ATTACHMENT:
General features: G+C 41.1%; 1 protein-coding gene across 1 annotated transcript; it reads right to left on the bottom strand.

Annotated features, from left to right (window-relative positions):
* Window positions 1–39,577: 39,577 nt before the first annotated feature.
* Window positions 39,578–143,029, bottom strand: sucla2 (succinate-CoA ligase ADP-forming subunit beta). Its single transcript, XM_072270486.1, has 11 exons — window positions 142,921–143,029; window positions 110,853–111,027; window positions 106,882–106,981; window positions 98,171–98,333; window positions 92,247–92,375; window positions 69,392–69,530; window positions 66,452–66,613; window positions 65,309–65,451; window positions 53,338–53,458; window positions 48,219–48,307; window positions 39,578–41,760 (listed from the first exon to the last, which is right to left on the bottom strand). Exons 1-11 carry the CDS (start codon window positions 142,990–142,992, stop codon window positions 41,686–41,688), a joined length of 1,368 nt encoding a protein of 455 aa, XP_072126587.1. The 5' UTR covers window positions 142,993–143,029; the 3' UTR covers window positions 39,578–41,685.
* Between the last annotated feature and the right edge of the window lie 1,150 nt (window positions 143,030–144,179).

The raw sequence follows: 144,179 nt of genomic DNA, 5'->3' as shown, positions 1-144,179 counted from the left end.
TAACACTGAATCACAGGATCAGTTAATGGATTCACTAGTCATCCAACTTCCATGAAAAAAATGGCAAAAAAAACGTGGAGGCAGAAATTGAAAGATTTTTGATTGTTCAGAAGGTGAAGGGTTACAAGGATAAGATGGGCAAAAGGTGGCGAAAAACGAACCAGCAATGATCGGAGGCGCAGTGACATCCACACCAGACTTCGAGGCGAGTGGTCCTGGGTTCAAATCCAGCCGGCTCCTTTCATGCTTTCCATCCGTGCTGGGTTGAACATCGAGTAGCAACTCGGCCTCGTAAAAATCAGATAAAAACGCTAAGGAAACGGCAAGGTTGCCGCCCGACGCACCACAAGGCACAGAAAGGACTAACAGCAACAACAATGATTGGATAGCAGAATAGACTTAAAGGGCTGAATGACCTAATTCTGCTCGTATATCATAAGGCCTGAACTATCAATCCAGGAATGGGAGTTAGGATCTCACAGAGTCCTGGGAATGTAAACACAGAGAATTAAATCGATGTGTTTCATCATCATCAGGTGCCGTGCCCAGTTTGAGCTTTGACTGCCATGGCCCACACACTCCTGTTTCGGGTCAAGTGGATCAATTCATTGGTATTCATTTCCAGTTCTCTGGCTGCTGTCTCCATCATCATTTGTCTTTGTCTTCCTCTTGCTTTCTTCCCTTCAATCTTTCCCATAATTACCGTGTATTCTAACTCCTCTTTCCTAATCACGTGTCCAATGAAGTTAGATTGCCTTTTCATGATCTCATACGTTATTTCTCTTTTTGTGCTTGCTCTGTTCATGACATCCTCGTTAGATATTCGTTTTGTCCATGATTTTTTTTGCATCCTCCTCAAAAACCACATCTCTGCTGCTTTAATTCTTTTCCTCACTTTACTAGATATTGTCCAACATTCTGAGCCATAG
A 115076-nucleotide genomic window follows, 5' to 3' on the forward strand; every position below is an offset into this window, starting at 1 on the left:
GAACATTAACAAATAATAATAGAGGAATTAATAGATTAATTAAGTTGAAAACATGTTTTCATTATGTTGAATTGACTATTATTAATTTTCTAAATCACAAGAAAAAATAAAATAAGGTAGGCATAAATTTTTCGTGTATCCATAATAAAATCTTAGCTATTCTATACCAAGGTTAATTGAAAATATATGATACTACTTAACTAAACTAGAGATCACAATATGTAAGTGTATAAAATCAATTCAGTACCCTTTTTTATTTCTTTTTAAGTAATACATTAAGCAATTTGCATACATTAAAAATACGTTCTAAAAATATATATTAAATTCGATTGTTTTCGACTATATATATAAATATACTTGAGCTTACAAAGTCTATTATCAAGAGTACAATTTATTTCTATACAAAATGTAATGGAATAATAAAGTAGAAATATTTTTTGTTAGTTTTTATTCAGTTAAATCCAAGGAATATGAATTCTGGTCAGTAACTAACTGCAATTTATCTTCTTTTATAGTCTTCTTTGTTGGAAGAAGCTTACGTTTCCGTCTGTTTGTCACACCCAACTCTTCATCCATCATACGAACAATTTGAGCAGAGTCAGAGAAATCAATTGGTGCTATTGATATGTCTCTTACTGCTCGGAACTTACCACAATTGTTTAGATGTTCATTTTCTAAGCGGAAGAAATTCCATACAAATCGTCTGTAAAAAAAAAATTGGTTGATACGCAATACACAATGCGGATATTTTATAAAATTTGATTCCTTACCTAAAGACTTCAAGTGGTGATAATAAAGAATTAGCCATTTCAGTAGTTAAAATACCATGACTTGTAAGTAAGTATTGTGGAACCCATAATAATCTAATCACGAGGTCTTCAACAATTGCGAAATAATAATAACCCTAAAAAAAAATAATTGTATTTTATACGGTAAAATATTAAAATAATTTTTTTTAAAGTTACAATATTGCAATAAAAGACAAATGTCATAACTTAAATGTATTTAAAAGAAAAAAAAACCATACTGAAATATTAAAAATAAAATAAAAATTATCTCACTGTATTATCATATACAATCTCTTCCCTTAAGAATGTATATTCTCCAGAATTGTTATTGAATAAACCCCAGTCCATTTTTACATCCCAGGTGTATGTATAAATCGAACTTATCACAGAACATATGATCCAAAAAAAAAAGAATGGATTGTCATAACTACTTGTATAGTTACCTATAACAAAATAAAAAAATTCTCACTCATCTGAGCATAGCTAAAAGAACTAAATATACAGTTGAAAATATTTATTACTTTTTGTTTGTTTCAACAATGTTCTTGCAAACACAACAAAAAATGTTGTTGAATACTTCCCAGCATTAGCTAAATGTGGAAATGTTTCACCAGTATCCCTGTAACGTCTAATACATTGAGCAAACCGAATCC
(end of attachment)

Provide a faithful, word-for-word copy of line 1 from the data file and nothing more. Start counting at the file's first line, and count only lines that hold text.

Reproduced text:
General features: G+C 41.1%; 1 protein-coding gene across 1 annotated transcript; it reads right to left on the bottom strand.